[Nixie] only needs to spin up a fairly tiny disc, and realized the hub of a 40x40mm brushless case fan was just about the perfect size. A quick pass through the lathe stripped the hub of its blades and faced off the front. Once he found a tube that was the exact same diameter of the fan’s axle, he realized he could even use a small vacuum pump to hold his disc in place. A proper seal is provided by 10 and 16 mm OD o-rings, installed into concentric grooves he machined into the face of the hub.
With a way to draw a vacuum through the hub of the spinner he just needed the pump. As luck would have it, he didn’t have to wait for one to make the journey from China, as he had one of those kicking around his junk bin from a previous project. The only thing he ended up having to buy was the cheap PWM fan controller which he mounted along with the modified fan to a piece of black acrylic; producing a fairly professional looking little piece of lab equipment. Check out the video after the break for a brief demonstration of it in action.
The entry-level 3D-printer market is a rich one, with offerings from many vendors that are surprisingly good. But nothing is perfect, and to hit the $200 price point some compromises are inevitable. That doesn’t mean you have to live with those engineering choices, of course, which makes these cheap printers a great jumping off point for aftermarket mods.
[Linas K] took this route and in the process made his Cetus 3D-printer essentially silent. The first part of the video below reviews the shortcomings of the stock machine and the mechanical changes [Linas] made, including new brackets for the Z-axis slide, relocating the WiFi antenna to someplace sensible, and adding limit switches for each slide. Inside the case, the electronics get a complete reworking, with a custom PCB to house Trinamic stepper drivers for ultraquiet operation. The new board also supports the limit switches as well as thermostatic control of the extruder fan and pads for a platform heater. As a bonus, the new PCB is much smaller than the original, leaving room to tuck the power supply into the case, which is a nice touch. It wasn’t cheap, and it meant basically gutting the printer, but the results are impressively quiet.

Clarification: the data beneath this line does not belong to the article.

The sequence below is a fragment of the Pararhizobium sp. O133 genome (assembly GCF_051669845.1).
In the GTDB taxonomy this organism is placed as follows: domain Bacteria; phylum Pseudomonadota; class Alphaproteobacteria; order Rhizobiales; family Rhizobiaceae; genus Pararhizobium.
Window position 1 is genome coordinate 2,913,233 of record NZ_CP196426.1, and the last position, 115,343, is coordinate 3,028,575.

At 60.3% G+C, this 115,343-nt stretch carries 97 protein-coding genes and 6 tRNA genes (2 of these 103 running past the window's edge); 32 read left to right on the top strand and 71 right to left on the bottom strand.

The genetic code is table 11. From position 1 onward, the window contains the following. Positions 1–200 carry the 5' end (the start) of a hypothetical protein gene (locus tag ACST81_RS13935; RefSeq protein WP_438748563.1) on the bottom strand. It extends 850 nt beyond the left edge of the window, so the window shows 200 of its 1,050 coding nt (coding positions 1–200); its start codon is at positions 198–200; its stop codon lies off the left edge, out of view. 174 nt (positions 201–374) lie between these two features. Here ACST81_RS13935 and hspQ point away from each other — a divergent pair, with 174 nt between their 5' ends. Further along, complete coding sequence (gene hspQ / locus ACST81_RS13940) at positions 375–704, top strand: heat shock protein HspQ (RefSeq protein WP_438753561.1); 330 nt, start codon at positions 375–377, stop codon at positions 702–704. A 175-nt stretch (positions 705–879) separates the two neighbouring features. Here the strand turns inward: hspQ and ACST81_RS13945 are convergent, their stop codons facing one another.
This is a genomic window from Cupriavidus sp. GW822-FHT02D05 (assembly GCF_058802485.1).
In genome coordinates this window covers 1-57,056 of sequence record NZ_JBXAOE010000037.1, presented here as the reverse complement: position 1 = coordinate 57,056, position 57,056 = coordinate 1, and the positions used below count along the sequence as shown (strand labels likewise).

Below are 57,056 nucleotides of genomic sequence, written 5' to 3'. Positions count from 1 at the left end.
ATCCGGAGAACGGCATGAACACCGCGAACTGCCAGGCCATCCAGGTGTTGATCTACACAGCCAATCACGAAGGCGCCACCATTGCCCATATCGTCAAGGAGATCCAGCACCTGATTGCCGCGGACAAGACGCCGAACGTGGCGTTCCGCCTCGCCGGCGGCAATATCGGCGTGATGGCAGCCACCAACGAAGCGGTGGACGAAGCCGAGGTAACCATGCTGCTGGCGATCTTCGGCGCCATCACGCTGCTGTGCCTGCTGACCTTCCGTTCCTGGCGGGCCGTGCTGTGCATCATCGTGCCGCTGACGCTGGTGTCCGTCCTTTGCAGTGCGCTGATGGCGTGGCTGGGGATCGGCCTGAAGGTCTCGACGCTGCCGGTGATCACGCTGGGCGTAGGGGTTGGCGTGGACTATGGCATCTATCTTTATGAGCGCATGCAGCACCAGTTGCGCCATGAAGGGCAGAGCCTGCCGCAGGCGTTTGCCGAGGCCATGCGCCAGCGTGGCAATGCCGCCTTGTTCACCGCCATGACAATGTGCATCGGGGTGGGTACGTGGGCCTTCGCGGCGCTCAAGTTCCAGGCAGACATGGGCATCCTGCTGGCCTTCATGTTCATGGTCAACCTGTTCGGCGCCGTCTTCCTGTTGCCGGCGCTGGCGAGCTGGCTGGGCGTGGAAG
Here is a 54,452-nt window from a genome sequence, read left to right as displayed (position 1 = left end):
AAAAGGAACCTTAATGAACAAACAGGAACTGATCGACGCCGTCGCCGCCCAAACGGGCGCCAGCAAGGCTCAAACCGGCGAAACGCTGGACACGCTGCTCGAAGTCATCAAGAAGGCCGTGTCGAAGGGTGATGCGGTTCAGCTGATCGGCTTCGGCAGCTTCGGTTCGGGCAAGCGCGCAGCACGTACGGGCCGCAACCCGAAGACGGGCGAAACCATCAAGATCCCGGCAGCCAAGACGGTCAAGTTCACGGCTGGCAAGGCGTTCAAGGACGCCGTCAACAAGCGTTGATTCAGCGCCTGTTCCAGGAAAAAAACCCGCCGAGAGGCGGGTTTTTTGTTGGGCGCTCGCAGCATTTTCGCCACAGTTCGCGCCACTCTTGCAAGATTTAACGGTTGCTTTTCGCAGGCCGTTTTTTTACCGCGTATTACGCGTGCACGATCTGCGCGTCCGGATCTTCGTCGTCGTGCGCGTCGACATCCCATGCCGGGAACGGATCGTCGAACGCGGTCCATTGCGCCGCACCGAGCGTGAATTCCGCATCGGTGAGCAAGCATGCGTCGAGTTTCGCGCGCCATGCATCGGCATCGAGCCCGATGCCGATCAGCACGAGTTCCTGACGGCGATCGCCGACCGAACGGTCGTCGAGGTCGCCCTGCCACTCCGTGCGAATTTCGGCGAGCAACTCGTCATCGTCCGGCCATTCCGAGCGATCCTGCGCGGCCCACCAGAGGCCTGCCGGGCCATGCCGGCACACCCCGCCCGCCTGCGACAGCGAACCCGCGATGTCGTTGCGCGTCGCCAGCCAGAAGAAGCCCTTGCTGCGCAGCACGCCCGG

[Mark Rehorst] has been on the hunt for the perfect 3D printer cooling fan and his latest take is a really interesting design. He’s printed an impeller and housing, completing the fan using a hard drive motor to make it spin.
We should take a step back to see where this all began. Many 3D printers us a cooling fan right at the tip of the extruder because the faster you faster you cool the extruded filament, the fewer problems you’ll have with drooping and warping. Often this is done with a small brushless fan mounted right on the print head. But that adds mass to the moving head, contributing to problems like overshoot and oscillation, especially on larger format printers that have longer gantries. [Mark] just happens to have an enormous printer we covered back in January and that’s the machine this fan targets.
Make sure you give [Mark’s] Mother of all print cooling fansarticle a look. His plan is to move the fan off of the print head and route a flexible tube instead. He tried a couple of fans, settling on one he pulled from a CPAP machine (yes the thing you wear at night to combat sleep apnea) found in the parts bin at Milwaukee Makerspace. It works great, moving quite a bit more air than necessary. The problem is these CPAP parts aren’t necessarily easy to source.
You know what is easy to source? Old hard drives. [Mark] mentions you likely have one sitting around and if not, your friends do. We have to agree with him. Assuming you already have a 3D printer (why else do you want to print this fan?), the only rare part in this mix is the ESC to make the motor spin. Turns out we just saw a BLDC driver build that would do the trick. But in [Mark’s] case he found a rather affordable driver that suits his needs which is used in the video demo below.
Anyone who heats with a wood stove knows that the experience is completely different from typical central heating. It’s not for everyone, though, and it’s certainly not without its trade-offs. One of the chief complaints is getting heat away from the stove and into other areas of the house, and many owners turn on an electric fan to circulate the heated air.
That’s hardly in the green nature of wood heating, though, and fans can be noisy. So something like this heat-powered stove-top fan can come in handy. Such fans, which use Peltier devices to power a small electric motor, are readily available commercially. [bongodrummer] thought that sounded like no fun, though, and created his own mostly from junk. The Peltier module was salvaged from an old travel fridge and mounted to a heat sink from a computer to harvest heat from the stove. The other side of the Peltier needs to have a heat sink to keep it cooler than the hot side, and [bongodrummer] chose an unconventional bit of salvage for the job — the cylinder of a chainsaw engine. The spark plug hole sprouts the mount for the fan motor, and the cooling fins help keep the Peltier cool. And to prevent overheating of the device, he added a surprise — a car cooling system thermostat to physically lift the device off the stove when it gets too hot. Genius!
The video below shows the build, which was not trivial. But we think the end results are worth it, and it reminds us a little of the woodstove generator we featured a while back.